Technology started to have a lasting impact on design at the same time that I started my design career. Soon after I started working at Container Corporation of America, I learned that what we designed was produced by a small boutique Chicago printer owned and operated by a Swiss craftsman named Rudy Rohner. When competing print salesmen learned that there was a new designer on-board, they seized the oppor- tunity to break through our Rohner relationship by calling me. The salesman who managed to get my attention represented a new, well-financed print company with a massive state-of- the-art facility, a fleet of six-color Heidelberg presses and all of the latest pre-press technology. The salesman drove a Ferrari and wore tailored Italian suits of the finest quality. He asked for an appointment, and I gave it to him. When we met, he presented his company’s capabilities, world-class facility and around-the-clock support services. He was most excited to share his company’s patented tri-tone, 300-line printing process. I had never heard of such a thing and at first glance, the samples were impressive.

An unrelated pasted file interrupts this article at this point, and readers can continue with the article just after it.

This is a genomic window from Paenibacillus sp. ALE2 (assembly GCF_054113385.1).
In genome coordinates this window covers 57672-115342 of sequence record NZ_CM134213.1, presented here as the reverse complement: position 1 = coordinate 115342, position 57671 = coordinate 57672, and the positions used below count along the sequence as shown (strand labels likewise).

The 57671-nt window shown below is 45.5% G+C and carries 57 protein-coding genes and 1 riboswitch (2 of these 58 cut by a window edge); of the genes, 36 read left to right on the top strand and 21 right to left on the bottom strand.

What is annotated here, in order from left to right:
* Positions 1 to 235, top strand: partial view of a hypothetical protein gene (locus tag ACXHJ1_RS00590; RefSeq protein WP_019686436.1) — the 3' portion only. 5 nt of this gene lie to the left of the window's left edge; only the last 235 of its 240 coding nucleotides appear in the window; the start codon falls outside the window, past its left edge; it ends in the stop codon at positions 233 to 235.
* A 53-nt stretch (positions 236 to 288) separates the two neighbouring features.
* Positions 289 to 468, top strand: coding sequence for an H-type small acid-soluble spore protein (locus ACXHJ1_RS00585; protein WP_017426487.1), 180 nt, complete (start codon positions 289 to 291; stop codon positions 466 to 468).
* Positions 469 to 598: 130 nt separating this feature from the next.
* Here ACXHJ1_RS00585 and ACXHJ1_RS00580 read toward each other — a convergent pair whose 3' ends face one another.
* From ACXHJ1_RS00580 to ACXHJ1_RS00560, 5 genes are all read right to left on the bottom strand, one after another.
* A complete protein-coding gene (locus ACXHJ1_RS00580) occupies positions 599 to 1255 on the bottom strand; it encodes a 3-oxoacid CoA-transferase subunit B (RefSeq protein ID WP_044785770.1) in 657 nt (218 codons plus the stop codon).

I asked the director of our department, John Massey, for his opinion in regard to this new company and their high-tech printing processes. He suggested that I call Rudy to have him take a look, so I did. Rudy insisted that he meet with me in person and bring along some of his samples for comparison. He showed up disheveled with the rolled samples under his arm. He asked me to lay his samples flat, side by side, next to the competitor’s. Rudy’s samples were printed on old four-color Miele presses using a traditional 175-line resolution duotone technique. He asked, “So, which do you like better?” Without question, his was better. When I shared the experience with John, he smiled and said he wasn’t surprised. The lessons learned were that human’s have value, craft often trumps technology, and that having more, spending more, does not mean the result is better.